No. 22 Gen. Hospital
My Dear Mother:-
Tonight a Can. R[ed] C[ross] package containing some paper and envelopes, tooth brush, pencil and a few cigarettes was given to me by the N[ursing] S[sister][?] so as my time is entirely my own and to pass away the hours is the problem supreme I will write you a few lines. I am feeling fine. My wound is nice and clean and coming along nicely. I would like very much to get up but that is strictly forbidden. The lovely blue sky and the winding hills from which, I think, a fine view of the ocean may be obtained, are very inviting. The time passes rather slowly and I am glad when nine o'clock creeps around, my hour for snoozing. I have a marvellously good appetite and I wish I could get some of those boxes that were on the way to me. I have written and instructed the mail Cpl. of the Bde. to give what parcels come for me to N.G. Reid or Norm Storrey. They would probably get lost if they tried to send them on to me. I hope I get your letters and I wish I could get some money for cash is difficult to obtain while in Hospital.
In a few days I will know whether I go to England or not. I hope I do for now that I am this far away I would like to get right back. If I do go it will probably be three or four months 'ere I reach France again. If not I will go from here to a convalescent camp and thence after a short stay back direct to the Brigade.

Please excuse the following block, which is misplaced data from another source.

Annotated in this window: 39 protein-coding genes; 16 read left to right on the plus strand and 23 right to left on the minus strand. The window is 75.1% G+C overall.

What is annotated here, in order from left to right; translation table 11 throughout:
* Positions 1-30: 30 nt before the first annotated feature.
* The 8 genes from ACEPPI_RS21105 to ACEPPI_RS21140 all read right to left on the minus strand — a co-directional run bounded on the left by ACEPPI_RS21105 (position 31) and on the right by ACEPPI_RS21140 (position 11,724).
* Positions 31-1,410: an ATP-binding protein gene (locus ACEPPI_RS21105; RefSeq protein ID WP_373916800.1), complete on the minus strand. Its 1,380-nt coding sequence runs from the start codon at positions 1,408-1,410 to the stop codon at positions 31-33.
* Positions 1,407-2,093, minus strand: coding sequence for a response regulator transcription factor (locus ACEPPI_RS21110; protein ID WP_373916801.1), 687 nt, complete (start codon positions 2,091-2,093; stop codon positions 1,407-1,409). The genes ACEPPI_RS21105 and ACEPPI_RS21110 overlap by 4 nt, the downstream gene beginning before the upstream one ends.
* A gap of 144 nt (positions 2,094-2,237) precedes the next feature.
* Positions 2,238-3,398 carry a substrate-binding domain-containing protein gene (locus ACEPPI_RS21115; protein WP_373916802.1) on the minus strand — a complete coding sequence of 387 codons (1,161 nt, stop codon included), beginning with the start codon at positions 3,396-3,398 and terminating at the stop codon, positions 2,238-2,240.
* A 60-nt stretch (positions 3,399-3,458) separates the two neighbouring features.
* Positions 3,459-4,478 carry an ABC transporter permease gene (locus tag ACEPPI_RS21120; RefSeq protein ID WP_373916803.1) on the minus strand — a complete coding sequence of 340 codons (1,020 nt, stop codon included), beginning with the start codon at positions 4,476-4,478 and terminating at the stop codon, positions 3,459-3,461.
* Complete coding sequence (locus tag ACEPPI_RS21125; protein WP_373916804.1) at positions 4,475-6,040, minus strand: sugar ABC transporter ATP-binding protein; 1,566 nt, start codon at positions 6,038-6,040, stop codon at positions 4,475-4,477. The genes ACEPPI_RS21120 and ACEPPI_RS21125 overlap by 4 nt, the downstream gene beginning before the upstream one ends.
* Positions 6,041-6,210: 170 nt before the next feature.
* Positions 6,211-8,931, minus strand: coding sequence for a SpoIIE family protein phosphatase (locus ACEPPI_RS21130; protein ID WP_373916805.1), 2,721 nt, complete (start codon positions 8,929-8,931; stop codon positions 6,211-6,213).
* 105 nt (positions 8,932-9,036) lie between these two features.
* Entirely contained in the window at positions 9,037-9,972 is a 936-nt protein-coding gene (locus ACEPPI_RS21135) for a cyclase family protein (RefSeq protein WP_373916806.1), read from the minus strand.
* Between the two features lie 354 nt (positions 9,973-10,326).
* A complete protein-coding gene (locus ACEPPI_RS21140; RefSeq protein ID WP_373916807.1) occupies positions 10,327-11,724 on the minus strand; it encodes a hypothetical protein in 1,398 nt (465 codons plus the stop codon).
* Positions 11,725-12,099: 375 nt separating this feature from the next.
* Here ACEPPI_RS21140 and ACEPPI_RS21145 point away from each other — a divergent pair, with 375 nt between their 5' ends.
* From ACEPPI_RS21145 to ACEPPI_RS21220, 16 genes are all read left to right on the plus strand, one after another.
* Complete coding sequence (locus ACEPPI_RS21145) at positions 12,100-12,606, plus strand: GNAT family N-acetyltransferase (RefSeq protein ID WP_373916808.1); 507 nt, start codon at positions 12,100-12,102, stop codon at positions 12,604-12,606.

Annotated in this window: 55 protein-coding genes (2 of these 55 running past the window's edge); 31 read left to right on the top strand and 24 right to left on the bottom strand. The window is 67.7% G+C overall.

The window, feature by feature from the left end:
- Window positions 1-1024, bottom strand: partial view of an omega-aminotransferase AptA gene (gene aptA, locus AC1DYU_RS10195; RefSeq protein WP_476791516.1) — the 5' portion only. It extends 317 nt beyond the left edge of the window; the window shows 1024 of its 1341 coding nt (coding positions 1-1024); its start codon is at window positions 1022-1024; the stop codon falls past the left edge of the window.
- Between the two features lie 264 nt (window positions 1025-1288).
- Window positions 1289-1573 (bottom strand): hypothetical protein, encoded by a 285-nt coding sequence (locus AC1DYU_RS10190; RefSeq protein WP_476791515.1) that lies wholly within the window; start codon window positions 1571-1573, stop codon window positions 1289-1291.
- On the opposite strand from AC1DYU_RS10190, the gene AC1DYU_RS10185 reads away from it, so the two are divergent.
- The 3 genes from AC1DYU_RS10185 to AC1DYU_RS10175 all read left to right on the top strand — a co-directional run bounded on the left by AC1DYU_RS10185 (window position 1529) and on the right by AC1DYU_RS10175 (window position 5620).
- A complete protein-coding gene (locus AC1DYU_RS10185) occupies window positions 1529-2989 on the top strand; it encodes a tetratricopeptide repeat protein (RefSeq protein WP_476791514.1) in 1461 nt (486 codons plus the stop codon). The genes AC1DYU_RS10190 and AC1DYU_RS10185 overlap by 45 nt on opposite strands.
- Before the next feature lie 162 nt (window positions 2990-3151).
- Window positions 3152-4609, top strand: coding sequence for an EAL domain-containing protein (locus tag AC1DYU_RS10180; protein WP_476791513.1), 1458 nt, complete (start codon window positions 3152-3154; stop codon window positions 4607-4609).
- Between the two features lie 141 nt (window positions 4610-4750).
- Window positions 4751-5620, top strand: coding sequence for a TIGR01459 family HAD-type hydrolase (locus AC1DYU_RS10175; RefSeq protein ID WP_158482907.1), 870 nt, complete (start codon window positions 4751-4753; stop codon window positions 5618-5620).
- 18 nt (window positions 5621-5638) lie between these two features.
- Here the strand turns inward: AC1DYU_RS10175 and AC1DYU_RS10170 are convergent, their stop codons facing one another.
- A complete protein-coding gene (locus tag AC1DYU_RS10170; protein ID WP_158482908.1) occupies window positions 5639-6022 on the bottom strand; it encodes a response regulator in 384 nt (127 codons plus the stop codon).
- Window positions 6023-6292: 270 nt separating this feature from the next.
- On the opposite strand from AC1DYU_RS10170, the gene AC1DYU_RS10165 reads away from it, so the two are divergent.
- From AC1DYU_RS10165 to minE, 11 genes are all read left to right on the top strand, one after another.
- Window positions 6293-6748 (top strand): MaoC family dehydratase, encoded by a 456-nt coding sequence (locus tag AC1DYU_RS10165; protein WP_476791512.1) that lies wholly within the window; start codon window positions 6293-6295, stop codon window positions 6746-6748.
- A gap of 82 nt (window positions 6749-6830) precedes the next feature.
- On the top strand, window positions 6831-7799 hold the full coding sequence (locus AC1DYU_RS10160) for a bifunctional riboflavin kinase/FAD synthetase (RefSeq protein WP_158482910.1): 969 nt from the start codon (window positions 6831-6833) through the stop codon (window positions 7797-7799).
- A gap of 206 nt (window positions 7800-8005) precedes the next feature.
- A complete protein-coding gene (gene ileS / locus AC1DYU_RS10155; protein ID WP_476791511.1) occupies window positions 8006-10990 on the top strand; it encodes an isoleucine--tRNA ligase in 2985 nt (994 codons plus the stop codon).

I wonder how Freddie Carrothers came out. His battalion was in some hard fighting right near us and he'll be lucky if he doesn't get one. I don't know what's happening to our Brigade itself. The gains made are very gratifying and by the papers the Canucks are still in the very thick of it.
Reading material is very hard to get here. I had two Posts but both were back in the lorries. I wish I could get my hands on them now. I have been trying to read rather a deep treatise on Robt. Browning's Poetical works but it gets rather tiring. We get the daily paper every afternoon and I can assure you that not much of it misses my eagle eye after I re-read it half a dozen times.
Well, Nellie will be away to her new home in Mount Forrest. [sic] I hope she likes her position there. It is too bad Charlie can not get back to school but - "mais, c'est la guerre". He is doing his part in that way.
Now, Mother, do not worry in the least about me. I will give you my new or my permanent address as soon as I can.
With love, Yours, F.